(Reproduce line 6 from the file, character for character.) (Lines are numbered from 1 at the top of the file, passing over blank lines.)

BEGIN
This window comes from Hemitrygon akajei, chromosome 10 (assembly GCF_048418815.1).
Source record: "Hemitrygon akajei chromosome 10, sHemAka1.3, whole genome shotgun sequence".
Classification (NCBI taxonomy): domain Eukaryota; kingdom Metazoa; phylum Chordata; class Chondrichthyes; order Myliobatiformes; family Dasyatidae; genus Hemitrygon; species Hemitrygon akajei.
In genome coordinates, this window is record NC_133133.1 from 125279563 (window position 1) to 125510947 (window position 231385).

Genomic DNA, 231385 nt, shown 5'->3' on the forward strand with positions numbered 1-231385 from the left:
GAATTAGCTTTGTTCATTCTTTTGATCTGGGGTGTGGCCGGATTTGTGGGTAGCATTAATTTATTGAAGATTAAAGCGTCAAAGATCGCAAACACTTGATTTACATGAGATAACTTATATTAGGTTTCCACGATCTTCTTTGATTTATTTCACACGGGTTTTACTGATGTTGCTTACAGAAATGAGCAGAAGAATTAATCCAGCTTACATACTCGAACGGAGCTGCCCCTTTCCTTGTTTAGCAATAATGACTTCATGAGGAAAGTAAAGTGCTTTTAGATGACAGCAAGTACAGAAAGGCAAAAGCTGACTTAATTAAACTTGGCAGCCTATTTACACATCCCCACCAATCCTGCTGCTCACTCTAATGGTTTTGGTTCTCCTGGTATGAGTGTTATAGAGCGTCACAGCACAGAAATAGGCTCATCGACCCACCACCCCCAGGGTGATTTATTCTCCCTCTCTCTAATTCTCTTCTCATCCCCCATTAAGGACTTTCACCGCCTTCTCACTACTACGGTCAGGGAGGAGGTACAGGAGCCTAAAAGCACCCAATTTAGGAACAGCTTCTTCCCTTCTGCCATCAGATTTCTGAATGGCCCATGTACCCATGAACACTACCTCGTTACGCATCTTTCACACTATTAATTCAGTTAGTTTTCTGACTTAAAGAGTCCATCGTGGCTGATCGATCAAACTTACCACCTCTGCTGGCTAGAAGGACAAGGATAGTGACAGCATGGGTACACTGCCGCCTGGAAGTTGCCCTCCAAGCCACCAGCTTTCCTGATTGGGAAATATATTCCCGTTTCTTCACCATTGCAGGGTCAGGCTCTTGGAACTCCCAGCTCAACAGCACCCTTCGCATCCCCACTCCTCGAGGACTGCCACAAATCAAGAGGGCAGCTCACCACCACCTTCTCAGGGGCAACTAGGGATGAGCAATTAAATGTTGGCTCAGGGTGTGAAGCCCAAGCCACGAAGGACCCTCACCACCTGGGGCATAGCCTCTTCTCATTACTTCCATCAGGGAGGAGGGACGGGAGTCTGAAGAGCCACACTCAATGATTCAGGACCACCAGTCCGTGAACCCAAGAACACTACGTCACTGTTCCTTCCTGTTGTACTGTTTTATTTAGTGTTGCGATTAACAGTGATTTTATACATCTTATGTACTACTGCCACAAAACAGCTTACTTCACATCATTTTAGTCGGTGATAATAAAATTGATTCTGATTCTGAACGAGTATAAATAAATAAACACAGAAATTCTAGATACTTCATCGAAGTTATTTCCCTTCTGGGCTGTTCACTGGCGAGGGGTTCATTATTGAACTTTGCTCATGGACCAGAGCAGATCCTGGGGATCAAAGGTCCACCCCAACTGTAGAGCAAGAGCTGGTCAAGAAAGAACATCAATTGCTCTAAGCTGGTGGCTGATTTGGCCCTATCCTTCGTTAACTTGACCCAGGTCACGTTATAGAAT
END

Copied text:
GAATTAGCTTTGTTCATTCTTTTGATCTGGGGTGTGGCCGGATTTGTGGGTAGCATTAATTTATTGAAGATTAAAGCGTCAAAGATCGCAAACACTTGATTTACATGAGATAACTTATATTAGGTTTCCACGATCTTCTTTGATTTATTTCACACGGGTTTTACTGATGTTGCTTACAGAAATGAGCAGAAGAATTAATCCAGCTTACATACTCGAACGGAGCTGCCCCTTTCCTTGTTTAGCAATAATGACTTCATGAGGAAAGTAAAGTGCTTTTAGATGACAGCAAGTACAGAAAGGCAAAAGCTGACTTAATTAAACTTGGCAGCCTATTTACACATCCCCACCAATCCTGCTGCTCACTCTAATGGTTTTGGTTCTCCTGGTATGAGTGTTATAGAGCGTCACAGCACAGAAATAGGCTCATCGACCCACCACCCCCAGGGTGATTTATTCTCCCTCTCTCTAATTCTCTTCTCATCCCCCATTAAGGACTTTCACCGCCTTCTCACTACTACGGTCAGGGAGGAGGTACAGGAGCCTAAAAGCACCCAATTTAGGAACAGCTTCTTCCCTTCTGCCATCAGATTTCTGAATGGCCCATGTACCCATGAACACTACCTCGTTACGCATCTTTCACACTATTAATTCAGTTAGTTTTCTGACTTAAAGAGTCCATCGTGGCTGATCGATCAAACTTACCACCTCTGCTGGCTAGAAGGACAAGGATAGTGACAGCATGGGTACACTGCCGCCTGGAAGTTGCCCTCCAAGCCACCAGCTTTCCTGATTGGGAAATATATTCCCGTTTCTTCACCATTGCAGGGTCAGGCTCTTGGAACTCCCAGCTCAACAGCACCCTTCGCATCCCCACTCCTCGAGGACTGCCACAAATCAAGAGGGCAGCTCACCACCACCTTCTCAGGGGCAACTAGGGATGAGCAATTAAATGTTGGCTCAGGGTGTGAAGCCCAAGCCACGAAGGACCCTCACCACCTGGGGCATAGCCTCTTCTCATTACTTCCATCAGGGAGGAGGGACGGGAGTCTGAAGAGCCACACTCAATGATTCAGGACCACCAGTCCGTGAACCCAAGAACACTACGTCACTGTTCCTTCCTGTTGTACTGTTTTATTTAGTGTTGCGATTAACAGTGATTTTATACATCTTATGTACTACTGCCACAAAACAGCTTACTTCACATCATTTTAGTCGGTGATAATAAAATTGATTCTGATTCTGAACGAGTATAAATAAATAAACACAGAAATTCTAGATACTTCATCGAAGTTATTTCCCTTCTGGGCTGTTCACTGGCGAGGGGTTCATTATTGAACTTTGCTCATGGACCAGAGCAGATCCTGGGGATCAAAGGTCCACCCCAACTGTAGAGCAAGAGCTGGTCAAGAAAGAACATCAATTGCTCTAAGCTGGTGGCTGATTTGGCCCTATCCTTCGTTAACTTGACCCAGGTCACGTTATAGAAT